- Bill Gates resigned from the Microsoft board of directors in March.
- Since then, he has been more focused on philanthropy through his Bill and Melinda Gates Foundation, and ensuring that the world gains fair access to coronavirus vaccines and treatments.
- He told Insider that he has also recently spent more time playing tennis and taking walks in his suburban neighborhood of Seattle – while wearing a mask.
- Visit the Business Insider homepage for more stories.
These days Bill Gates doesn’t go out much.
For the most part, he spends his days at home near Seattle with his wife Melinda and their three children, Jennifer, Rory and Phoebe.
“I have a small group of people I have spent any time with,” since the coronavirus pandemic began, Gates told Insider.
No dinners, no big crowds.
Gates has spent the past 20 years zigzagging the world, becoming a major supporter of global public health as a co-founder of the Bill and Melinda Gates Foundation. In March, he resigned from the Microsoft board of directors to “devote more time to philanthropic priorities.”
In addition to continuing that work from home during the pandemic, he spent time with his family, going out for walks and playing tennis and bridge. He had a haircut.
“Outside, remotely, you can talk to a small group of people”
“I don’t have people in general,” said Gates, pointing out that anyone who comes close was “isolated” during the pandemic.
“Some of these people are truly amazing,” he said. “They have been at their home for about four months. And even so, I don’t go near it.”
“There have been things where you are outdoors, remotely, you can talk to a small group of people,” he said.
Members of Gates’ family spared their different levels of willingness to go out during the pandemic.
“We have three children and are part of the family,” said Gates. “Because we see them, we often discuss exactly how careful they are.”
“For our most sociable child, it was a difficult time,” said Gates, without specifying if he was referring to his eldest daughter, Jennifer, 24, or his Phoebe, 17, younger. “He still doesn’t think that a video call is the equivalent of going out, and that’s understandable, but we had to be quite strict about what the kids do.”
Gates’ socialization is largely limited to online bridge games (his favorite partner is Warren Buffett) He is also doing a lot of reading and watching some TV shows (he and Melinda like “A Million Little Things”, “This Is Us” and “Ozark”, according to a recent blog post.)
Gates has started playing tennis again
Lately, he has rediscovered one of his favorite sports.
“Tennis hasn’t been allowed for a while,” he said.
But now it’s back in the game.
“I hope tennis is still okay. I don’t think any risk has been identified,” he said, pointing out that he is still cautious about his games. “I mean, we don’t get close to each other, so this too is done in a fairly specialized way.”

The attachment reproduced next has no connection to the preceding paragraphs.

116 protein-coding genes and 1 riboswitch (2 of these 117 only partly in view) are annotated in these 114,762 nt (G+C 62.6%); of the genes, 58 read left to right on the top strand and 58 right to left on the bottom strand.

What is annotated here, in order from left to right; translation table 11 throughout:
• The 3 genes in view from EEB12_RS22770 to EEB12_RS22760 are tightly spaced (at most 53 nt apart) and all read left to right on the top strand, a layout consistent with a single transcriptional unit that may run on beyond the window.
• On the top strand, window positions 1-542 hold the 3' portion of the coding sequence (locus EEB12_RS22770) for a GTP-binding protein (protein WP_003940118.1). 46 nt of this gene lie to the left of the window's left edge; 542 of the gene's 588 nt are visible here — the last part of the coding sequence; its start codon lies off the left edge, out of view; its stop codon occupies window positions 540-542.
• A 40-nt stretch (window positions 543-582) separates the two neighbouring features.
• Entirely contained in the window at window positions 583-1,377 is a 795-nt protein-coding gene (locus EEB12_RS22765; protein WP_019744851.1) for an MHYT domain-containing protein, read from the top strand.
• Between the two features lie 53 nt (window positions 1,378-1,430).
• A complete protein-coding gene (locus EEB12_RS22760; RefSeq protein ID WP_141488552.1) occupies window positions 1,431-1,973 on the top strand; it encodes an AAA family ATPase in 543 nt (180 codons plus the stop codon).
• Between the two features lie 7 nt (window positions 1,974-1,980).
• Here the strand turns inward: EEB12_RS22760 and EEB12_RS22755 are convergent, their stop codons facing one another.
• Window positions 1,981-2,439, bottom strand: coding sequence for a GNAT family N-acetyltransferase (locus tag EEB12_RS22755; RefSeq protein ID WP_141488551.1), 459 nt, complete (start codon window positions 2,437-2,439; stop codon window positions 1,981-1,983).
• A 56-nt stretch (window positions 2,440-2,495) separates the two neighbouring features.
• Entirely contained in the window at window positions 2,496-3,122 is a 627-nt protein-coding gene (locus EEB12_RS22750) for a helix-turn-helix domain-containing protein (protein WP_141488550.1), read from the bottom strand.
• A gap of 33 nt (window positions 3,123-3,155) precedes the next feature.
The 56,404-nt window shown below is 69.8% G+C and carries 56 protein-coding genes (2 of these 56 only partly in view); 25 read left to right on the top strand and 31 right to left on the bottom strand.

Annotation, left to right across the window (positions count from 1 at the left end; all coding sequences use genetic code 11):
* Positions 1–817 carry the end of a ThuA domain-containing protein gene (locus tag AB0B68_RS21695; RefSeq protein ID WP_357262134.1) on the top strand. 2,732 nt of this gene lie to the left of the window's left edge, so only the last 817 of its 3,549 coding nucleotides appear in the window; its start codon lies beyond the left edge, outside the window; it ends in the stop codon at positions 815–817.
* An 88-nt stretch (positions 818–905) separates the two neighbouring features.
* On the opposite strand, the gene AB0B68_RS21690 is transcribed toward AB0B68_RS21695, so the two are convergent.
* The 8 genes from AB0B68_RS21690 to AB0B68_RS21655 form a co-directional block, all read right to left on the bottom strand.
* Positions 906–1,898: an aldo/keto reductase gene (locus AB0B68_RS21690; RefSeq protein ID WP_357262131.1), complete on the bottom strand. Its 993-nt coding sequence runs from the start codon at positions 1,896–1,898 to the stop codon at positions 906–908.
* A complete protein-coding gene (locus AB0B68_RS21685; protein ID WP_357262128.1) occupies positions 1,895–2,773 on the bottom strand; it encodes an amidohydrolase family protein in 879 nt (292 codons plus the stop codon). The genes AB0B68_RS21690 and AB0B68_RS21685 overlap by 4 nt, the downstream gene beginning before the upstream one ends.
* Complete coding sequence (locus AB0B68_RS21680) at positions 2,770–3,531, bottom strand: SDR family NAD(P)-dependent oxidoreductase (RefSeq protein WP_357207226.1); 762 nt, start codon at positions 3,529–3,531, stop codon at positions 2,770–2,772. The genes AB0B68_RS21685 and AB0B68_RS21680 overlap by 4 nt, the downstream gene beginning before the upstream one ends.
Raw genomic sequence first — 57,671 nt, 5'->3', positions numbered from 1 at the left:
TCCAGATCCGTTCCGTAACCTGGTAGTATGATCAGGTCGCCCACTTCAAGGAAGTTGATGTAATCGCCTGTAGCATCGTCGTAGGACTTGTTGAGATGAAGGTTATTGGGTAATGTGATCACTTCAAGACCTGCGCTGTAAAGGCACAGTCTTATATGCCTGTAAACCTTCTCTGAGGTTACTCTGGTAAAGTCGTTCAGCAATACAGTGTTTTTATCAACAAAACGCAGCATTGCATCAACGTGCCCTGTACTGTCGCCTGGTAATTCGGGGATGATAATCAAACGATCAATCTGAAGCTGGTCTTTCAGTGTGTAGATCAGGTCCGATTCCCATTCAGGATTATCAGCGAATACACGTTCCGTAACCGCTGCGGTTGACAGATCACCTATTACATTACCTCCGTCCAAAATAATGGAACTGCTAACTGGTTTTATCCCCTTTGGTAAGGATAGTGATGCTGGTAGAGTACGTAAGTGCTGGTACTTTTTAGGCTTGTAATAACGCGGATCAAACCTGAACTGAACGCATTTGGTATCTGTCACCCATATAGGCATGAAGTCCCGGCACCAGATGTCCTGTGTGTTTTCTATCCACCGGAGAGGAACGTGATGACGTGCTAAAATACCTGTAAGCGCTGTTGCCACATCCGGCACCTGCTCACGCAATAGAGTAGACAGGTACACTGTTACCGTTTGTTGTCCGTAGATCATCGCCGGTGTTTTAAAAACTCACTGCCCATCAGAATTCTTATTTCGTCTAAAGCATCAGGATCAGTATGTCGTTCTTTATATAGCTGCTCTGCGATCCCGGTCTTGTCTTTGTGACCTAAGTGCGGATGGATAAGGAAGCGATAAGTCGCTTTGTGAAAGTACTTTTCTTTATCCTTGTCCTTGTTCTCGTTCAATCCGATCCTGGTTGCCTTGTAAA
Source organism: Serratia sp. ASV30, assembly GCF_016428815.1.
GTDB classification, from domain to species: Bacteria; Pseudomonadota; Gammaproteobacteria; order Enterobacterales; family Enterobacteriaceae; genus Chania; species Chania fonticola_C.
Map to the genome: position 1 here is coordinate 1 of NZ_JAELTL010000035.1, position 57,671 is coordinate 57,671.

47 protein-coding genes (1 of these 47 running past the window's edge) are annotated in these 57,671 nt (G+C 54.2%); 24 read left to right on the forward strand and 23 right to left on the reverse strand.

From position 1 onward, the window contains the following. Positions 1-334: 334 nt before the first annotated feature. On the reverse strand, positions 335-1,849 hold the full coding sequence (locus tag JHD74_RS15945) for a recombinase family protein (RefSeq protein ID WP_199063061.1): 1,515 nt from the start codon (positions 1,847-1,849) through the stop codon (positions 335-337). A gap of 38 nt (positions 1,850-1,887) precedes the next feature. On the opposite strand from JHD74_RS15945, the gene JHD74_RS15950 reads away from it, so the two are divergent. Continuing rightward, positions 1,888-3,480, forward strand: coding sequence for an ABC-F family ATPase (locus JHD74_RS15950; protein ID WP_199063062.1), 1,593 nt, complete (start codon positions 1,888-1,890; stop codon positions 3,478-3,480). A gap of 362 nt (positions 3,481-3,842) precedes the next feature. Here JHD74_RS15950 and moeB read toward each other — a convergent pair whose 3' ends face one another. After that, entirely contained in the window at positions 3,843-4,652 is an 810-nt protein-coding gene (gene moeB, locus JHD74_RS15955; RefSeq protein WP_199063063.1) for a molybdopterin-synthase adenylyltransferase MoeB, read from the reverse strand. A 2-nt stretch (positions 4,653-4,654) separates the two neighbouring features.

(Infectious disease experts recently rated tennis as a low-medium risk pandemic activity, as long as you are moving away from others while you play.)
Gates also goes out for an occasional walk in the neighborhood, but making sure to disguise himself first.
“If I’m out for a walk, I have my mask,” he said. “Because you want people passing by not to feel like they are creating any risk for them. And I see, in my neighborhood, there is hardly anyone we went through that doesn’t wear their mask.”
Do you think that greater pressure from peers, and not masked mandates, will be more effective in convincing Americans to adhere to the disease control measure.
Gates had at least one haircut and at least one coronavirus test
Several months ago, when the Gates Foundation offices were still open and Gates was still organizing meetings in person, he became nervous about taking the virus and did a coronavirus test.
“I actually had the flu, for which I had been vaccinated,” said Gates. “I had been to meetings when I coughed a little. So I was glad that the test was negative.”
Since then, he claims to have had no symptoms of disease “and since the testing capacity is still limited, I go most of the time without testing,” he said.
But he made sure his barber had one before a recent cut.
“I went long without a haircut,” said Gates. “And then, once they had the ways they could use masks and everything else, in the end I had – I think – a haircut. And I wore a mask, the man who cut my hair wore a mask, and knew that his [COVID-19] state. “
He is not yet recommending everyone else to run away for a set-up.
“Some people have never had any haircuts, which are fine with long hair,” he said.
In addition to his personal activities, Gates recently took some time to urge U.S. lawmakers to allocate more funds to the Senate’s coronavirus incentive proposal for vaccines and treatments to be sent worldwide.
“Our foundation is trying to make sure it’s not just the rich, the rich in the United States or just the rich countries that have access to these things,” he said.